No matter how we find our way to feminism – whether it be an ah-ha moment of realization or a gradual process – the work of being a feminist doesn’t stop there.
“Coming out” as a feminist and openly incorporating its values into everyday life can be challenging in an anti-feminist world. Feminists oftentimes struggle silently as they work to reconcile their feminist identity with the many patriarchal ideas or values they have internalized as members of this society.
Just because one adopts a feminist identity doesn’t mean the years of being taught what beauty looks like, the confines and privileges of gender, or racist stereotypes will suddenly vanish from one’s mind or way of knowing and experiencing the world.
It’s difficult to be honest with yourself about the extent to which you may unknowingly or unintentionally partake in systems of patriarchy and kyriarchy (intersectional systems of domination).
But being honest with yourself about the fact that you’ve internalized these messages and values is what honest and accountable feminism looks like.
It’s important that we challenge ourselves and each other to become the best feminists we can be. It’s not a competition or a means for creating hierarchy within the movement of “bad feminists” and “good feminists,” but rather an opportunity for contributing to and living by an inclusive, accountable and progressive feminism.
Thus far on my journey of becoming a better feminist, confronting and “unlearning” or learning how to better navigate internalized beauty ideals has been one of my greatest challenges.
For example, I wear makeup almost every day. Does that make me a bad feminist? No, but because I’ve realized that I don’t wear makeup as an act of self-love or empowerment, I do consider it a marker of the fact that I’m still struggling to overcome beauty ideals that I began internalizing from a young age.
From my experience, it’s important to not become frustrated with your progress in “unlearning” patriarchal values. It’s hard work, but it’s important and necessary work. I know that one day I will be able to ditch my makeup and in the meantime, I’m working to internalize a healthier, more accepting and loving concept of beauty and “unlearn” harmful self-judgment.
The result of years of internalized privilege, sexism, racism, heterosexism, classism, transphobia, or ableism will rear its ugly head differently for every feminist.
But an easy and proactive thing that you can do throughout your typical day is to actively question your assumptions.
How To Question Your Learned Assumptions
We all make snap judgments about the people and situations we encounter. Sometimes it will seem almost involuntary, but these snap judgments are oftentimes rooted in the regressive and divisive messages that feminists are working to disrupt.
So, the next time you catch yourself making an assumption about someone’s values, likeability, or identity based on their ethnicity, race, gender, style of dress, or speech:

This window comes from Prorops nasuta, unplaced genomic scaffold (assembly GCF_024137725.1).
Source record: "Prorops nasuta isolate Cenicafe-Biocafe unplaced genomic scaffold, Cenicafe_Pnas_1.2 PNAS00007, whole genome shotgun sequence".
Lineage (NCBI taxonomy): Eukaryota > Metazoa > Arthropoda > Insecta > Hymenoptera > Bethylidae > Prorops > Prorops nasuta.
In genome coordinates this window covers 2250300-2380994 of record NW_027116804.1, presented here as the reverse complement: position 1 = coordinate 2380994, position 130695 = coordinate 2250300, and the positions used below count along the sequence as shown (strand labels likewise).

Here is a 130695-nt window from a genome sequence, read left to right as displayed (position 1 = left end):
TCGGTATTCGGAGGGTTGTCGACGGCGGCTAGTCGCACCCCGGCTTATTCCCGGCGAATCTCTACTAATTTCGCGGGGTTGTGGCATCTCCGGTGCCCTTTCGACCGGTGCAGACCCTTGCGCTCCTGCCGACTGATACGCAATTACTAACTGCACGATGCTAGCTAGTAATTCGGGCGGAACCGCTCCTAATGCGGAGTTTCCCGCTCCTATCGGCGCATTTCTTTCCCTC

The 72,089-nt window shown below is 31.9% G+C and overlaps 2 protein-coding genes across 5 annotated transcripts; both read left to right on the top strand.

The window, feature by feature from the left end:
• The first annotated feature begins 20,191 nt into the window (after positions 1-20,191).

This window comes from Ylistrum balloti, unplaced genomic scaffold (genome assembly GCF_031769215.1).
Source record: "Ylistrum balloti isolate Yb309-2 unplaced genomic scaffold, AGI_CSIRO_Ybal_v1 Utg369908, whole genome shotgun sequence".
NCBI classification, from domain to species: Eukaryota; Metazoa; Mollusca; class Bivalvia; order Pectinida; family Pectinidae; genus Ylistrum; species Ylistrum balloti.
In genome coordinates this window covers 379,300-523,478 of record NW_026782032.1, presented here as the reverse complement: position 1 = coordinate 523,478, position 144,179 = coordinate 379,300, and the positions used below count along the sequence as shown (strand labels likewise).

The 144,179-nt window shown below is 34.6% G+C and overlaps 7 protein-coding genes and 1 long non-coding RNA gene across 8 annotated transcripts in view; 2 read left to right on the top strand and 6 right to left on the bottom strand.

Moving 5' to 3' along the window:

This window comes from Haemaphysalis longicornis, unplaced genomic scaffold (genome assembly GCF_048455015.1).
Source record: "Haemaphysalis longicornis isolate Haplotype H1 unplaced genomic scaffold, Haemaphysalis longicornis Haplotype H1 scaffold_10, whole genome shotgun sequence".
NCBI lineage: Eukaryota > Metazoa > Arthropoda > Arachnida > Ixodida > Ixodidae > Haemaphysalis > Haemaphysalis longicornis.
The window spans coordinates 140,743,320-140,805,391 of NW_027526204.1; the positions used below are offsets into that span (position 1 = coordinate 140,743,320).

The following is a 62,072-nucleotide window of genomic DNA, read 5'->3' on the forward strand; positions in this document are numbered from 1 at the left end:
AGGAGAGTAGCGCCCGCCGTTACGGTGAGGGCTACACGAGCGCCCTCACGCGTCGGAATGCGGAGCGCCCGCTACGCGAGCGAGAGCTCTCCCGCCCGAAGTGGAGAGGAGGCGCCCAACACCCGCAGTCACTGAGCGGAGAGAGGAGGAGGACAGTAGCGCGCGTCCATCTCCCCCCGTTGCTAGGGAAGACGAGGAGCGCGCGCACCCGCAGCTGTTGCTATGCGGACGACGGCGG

- Actively ask yourself why you jumped to that conclusion about a complete stranger.
- Make sure to question the assumptions and judgments that you make about yourself. More often than not, they will be at least partially informed by discriminatory systems of thought.
Getting in the habit of questioning your assumptions is a helpful way to “train” yourself to stop making harmful judgments and uncover some areas of thought or feminist practice where you have room to grow.
Questioning your assumptions should go hand-in-hand with recognizing your privilege.
How to Responsibly Recognize Your Privilege
Recognizing the forms of privilege that you benefit from and the degree to which you experience certain types of privilege should not become a crippling source of guilt. But rather it is a call to action and awareness about the unequal distribution of socioeconomic power and mobility.
Answering this call to action can take several different forms, but can be based on the following principles.
- Make sure the spaces you occupy — whether it be your workplace or the feminist blogosphere — are inclusive of traditionally marginalized communities, voices, issues, cultures, etc.
- Come from a sincere and honest place of “checking your privilege” when having an inclusive approach and working to ensure that you don’t actively participate in or support the perpetuation of systems of privilege.
- Listen to and learn from other feminists and feminisms. The diversity within the feminist community is far-reaching and working across difference in a non-tokenizing way is a great way to broaden your understanding of feminism, make the feminist movement once of inclusivity, and create a feminist support system in the meantime.
The journey of becoming a better feminist will not happen overnight. And it will be difficult to reconcile the fact that while our feminist values are oftentimes at the front and center of our conscience, it’s hard to shake the patriarchal ideas and messages that we have internalized about ourselves, others, and the society in which we live.
But the only way that we can create a more inclusive, accountable and progressive feminist movement is if we first strive for these values on an individual, personal level.
In the New Year and beyond, I hope you’ll inspire a revolution from within to become a better feminist and contribute to an ever-evolving progressive feminist agenda.
Sara Alcid is a young feminist living and working in Washington, DC as a reproductive health and justice advocate. Sara loves thinking, reading and writing about the socially and personally transformative power of feminism, queer issues, and women’s health. Follow her on Twitter @SaraAlcid.
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